Those on bubble are about to burst NCAA waiting hard on selectors, too

March 11, 1993|By Don Markus | Don Markus,Staff Writer

College basketball's regular season has ended for nearly everybody but the Big Ten and Pac-10.

The conference tournaments have begun -- and ended -- for many of the little guys and middle guys. March Madness, otherwise known as the NCAA tournament, is nearly upon us.

But what is really maddening is the wait until Sunday -- especially for teams sitting on the most famous bubble in sports.

"It's unnerving," said George Washington coach Mike Jarvis, whose 19-8 Colonials will have to wait until the NCAA's Championship Committee announces the pairings for the 64-team field. "But it's a lot easier knowing that we're going to be playing in a tournament [either the NCAA or NIT]. Waiting is tough."

If it's tough for the 34 at-large teams in the field, can you imagine what it's like for the members of the selection committee? They will begin meeting today in Kansas City, and won't be done weeding out pretenders from contenders until Sunday afternoon. The tournament starts a week from today and concludes April 5 at the Louisiana Superdome in New Orleans.

"It's a serious business," said Duke athletic director Tom Butters, chairman of this year's committee. "I take it seriously. It affects a lot of lives, a lot of programs, a lot of kids."

The shrouded-in-secrecy selection process also raises a lot of questions and, in some years, sparks a controversy or two. This year should be no different, with debates already heating up about which teams will get picked because of their strength of schedule, , which teams will be the top seeds and which teams will be left on the sidelines.

Among the hottest topics are:

* Which is stronger, the Big East or the Atlantic 10?: In a season when bashing the Big East was in vogue and the Atlantic 10's power rating skyrocketed to as high as fourth in the country, there's a chance that each league could wind up with four bids. There's also a chance that the Big East, despite a down year, could get five, and the Atlantic 10 only three.

"You couldn't say that those [Atlantic 10] teams are better than the Big East," said Connecticut coach Jim Calhoun, whose Huskies (15-11) have lost three straight after a seven-game winning streak and need to beat Providence in tomorrow's Big East quarterfinal to stay in contention. "But I think it [negative publicity] hurts us."

The Huskies (and Boston College) don't have a quality non-conference win, but the league's other two bubble teams do. Providence, which has won six of its past eight, beat Arizona and Pittsburgh beat UCLA. George Washington, which lost three of its past four (including the opening round of the league tournament) hasn't beaten anybody of note outside the league.

Said Butters: "The postseason [conference] tournaments are important, just as late-season games are important."

Prediction: If Connecticut wins, the Big East gets five bids and the Atlantic 10 gets four. If the Huskies lose their opener, both leagues get four. If the wave of upsets continues in other conference tournaments, UConn and GW could be in trouble.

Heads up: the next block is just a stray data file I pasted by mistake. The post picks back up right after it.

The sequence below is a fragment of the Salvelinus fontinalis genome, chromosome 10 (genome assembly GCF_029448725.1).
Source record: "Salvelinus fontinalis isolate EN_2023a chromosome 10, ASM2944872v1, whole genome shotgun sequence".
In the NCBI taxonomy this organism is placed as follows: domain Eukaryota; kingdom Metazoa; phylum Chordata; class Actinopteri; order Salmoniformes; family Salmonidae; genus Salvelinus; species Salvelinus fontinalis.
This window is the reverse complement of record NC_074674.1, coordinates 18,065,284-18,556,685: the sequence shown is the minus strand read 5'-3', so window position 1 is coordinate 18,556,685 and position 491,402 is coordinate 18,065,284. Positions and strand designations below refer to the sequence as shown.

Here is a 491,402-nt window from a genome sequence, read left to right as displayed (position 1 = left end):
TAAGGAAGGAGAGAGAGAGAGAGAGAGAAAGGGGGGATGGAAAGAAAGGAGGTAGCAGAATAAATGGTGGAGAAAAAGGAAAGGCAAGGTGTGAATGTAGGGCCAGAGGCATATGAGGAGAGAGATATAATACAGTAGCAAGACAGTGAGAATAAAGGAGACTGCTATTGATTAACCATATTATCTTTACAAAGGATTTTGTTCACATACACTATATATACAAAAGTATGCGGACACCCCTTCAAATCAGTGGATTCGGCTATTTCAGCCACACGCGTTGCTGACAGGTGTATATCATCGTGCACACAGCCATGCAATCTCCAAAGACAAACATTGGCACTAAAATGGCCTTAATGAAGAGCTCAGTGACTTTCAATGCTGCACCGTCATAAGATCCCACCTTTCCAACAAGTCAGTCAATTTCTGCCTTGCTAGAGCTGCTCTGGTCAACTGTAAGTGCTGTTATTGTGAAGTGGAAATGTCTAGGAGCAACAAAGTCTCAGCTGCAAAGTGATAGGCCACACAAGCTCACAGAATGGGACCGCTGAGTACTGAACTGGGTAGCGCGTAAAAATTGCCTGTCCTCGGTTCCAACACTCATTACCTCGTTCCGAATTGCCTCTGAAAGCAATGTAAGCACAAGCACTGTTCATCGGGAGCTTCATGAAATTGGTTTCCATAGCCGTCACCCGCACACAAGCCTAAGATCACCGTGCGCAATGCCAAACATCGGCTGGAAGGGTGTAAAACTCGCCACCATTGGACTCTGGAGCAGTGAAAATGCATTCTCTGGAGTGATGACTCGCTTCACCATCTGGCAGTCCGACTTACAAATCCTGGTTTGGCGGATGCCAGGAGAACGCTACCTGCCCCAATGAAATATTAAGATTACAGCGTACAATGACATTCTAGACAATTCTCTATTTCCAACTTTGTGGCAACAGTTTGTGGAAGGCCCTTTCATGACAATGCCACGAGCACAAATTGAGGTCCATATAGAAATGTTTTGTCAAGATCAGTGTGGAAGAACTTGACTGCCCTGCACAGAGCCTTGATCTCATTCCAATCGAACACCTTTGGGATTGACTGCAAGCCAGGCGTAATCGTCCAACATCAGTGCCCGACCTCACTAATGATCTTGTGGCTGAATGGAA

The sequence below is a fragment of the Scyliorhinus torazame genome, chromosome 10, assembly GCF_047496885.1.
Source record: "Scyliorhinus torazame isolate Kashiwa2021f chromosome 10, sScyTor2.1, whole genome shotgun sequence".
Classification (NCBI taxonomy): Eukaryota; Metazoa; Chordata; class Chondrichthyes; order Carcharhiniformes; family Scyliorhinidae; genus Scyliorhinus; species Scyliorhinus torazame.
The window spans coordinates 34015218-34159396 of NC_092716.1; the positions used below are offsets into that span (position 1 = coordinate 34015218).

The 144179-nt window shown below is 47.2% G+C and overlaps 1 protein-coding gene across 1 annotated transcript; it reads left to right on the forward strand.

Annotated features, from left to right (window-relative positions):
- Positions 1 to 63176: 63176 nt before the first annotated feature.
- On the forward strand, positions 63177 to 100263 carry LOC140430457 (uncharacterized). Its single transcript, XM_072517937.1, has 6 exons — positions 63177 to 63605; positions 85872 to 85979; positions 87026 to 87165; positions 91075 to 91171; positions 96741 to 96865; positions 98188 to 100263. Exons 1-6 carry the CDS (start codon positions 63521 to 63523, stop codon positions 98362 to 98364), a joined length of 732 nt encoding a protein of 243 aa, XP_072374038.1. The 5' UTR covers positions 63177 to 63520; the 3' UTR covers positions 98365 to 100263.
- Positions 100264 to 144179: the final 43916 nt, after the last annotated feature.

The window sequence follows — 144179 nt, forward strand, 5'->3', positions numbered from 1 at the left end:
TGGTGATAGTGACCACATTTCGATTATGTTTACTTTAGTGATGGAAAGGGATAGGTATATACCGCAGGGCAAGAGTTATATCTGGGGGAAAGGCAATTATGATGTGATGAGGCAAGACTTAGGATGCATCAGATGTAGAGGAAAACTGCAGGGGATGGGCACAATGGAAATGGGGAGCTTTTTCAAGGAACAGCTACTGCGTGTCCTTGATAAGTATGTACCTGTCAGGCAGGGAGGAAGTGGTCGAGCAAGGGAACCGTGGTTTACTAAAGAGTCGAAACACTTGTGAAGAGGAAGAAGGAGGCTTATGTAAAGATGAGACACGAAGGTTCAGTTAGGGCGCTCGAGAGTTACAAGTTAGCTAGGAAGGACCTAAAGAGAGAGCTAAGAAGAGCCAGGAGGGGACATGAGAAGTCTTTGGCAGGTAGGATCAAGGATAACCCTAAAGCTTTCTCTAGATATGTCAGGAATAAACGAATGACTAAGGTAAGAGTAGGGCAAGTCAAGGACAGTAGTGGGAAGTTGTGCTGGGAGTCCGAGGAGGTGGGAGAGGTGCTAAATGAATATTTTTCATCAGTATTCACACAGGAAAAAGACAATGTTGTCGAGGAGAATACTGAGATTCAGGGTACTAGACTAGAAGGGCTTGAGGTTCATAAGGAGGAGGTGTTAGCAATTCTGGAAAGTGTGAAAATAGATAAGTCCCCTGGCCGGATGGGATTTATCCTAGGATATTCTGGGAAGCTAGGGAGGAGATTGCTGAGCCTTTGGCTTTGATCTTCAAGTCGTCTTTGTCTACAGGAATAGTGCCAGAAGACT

* Does California get in with 17 wins, or do the Bears need to keep their hot streak going under interim coach Todd Bozeman?: Cal was 10-7 and on a three-game losing streak when Lou Campanelli was fired amid much controversy early last month. The Bears have won seven of eight (going into tonight's game against Oregon) under Bozeman, a 29-year-old assistant who grew up in Forestville, Md. Cal recently upset Arizona, a loss that likely cost the Wildcats a No. 1 seed in the West.

Asked about the Cal situation, Butters said: "This isn't a tournament for coaches; it's for teams. We're going to look at the entirety of the year and try to make a consideration on the quality of a team, not the name of the coach."

Prediction: Unless the Bears embarrass themselves in their last two regular-season games, they are in. The NCAA tournament is often a showcase for players, and freshman point guard Jason Kidd could be one of its star attractions.

* If there's not a limit to the number of teams from one conference, will the Big Ten get seven?: It's only happened once, but the Big Ten did it in 1990 and could do it again if Minnesota continues to finish strong. The Gophers had won three of their past four before losing at Ohio State last night, 69-58.

Barring any upsets by its bottom three teams, the ACC will likely get six bids -- Georgia Tech is one of the shakier 16-game winners in the country -- and the Big Eight five. The Southeastern Conference will get at least four, the Great Midwest and the Pac-10 should get three and the Metro two.

"I can't begin to tell you what the maximum would be," said Butters.

Prediction: The Big 10 will get seven because Minnesota will have at least a .500 record in the conference, a criterion Butters says is essential. The ACC's sixth team, Georgia Tech, should get in for the same reason. But if the Yellow Jackets get blown out by Duke in the opening round of the ACC tournament . . . nah, Butters never would hear the end of it.

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